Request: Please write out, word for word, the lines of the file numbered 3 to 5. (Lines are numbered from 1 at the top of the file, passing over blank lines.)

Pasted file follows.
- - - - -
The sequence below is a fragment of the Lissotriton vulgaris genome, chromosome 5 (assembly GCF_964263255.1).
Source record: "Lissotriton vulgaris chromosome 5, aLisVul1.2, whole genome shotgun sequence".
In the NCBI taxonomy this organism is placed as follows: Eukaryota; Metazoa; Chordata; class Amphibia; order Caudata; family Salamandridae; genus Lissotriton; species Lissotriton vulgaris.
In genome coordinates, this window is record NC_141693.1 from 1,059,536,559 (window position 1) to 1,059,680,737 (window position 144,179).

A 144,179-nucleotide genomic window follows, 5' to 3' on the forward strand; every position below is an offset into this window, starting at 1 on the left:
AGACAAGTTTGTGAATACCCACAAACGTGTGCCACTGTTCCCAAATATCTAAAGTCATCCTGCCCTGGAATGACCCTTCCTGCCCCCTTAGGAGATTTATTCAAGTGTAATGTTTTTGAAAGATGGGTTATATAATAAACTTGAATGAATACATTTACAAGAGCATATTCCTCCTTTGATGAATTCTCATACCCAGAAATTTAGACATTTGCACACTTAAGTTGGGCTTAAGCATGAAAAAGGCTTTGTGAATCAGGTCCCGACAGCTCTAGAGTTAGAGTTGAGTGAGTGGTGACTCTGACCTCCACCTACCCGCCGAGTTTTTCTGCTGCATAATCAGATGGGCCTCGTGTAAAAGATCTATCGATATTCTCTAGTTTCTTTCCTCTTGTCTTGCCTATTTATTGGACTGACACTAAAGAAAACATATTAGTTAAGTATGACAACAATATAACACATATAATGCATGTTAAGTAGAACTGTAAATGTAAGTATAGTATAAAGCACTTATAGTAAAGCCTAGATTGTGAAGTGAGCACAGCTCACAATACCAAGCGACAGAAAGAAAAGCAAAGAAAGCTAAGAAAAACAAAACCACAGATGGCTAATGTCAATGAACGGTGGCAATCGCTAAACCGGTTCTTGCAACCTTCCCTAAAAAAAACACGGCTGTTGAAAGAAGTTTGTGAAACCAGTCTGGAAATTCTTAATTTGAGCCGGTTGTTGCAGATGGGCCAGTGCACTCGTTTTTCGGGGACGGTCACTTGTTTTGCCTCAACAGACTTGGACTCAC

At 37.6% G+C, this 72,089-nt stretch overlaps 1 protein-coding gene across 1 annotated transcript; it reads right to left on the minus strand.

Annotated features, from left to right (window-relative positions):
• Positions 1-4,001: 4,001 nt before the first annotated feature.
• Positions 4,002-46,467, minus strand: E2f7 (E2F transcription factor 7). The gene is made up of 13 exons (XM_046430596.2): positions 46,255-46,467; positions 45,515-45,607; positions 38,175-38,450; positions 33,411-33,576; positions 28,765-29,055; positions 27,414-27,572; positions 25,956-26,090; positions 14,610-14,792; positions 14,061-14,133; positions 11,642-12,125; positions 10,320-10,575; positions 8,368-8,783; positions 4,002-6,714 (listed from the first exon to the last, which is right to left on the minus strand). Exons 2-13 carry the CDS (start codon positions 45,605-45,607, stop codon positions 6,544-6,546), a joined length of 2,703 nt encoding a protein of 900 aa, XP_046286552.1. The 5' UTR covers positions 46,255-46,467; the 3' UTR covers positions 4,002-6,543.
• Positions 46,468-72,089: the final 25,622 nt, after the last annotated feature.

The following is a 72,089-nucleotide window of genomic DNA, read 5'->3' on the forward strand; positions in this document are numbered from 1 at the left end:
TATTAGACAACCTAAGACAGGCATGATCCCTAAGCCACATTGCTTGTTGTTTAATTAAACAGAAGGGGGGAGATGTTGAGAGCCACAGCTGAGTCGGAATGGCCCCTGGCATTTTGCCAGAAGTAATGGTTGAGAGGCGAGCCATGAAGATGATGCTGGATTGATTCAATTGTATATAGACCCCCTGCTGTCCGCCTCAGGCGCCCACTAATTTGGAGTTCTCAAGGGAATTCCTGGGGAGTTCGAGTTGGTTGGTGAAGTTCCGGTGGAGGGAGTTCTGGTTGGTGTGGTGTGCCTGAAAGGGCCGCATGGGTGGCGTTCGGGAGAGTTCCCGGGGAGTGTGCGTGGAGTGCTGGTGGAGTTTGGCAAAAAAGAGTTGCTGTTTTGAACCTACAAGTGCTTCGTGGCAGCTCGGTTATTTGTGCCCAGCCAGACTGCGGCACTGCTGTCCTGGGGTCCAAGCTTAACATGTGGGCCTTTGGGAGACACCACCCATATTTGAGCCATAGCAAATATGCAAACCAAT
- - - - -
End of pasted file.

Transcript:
In the NCBI taxonomy this organism is placed as follows: Eukaryota; Metazoa; Chordata; class Amphibia; order Caudata; family Salamandridae; genus Lissotriton; species Lissotriton vulgaris.
In genome coordinates, this window is record NC_141693.1 from 1,059,536,559 (window position 1) to 1,059,680,737 (window position 144,179).

A 144,179-nucleotide genomic window follows, 5' to 3' on the forward strand; every position below is an offset into this window, starting at 1 on the left: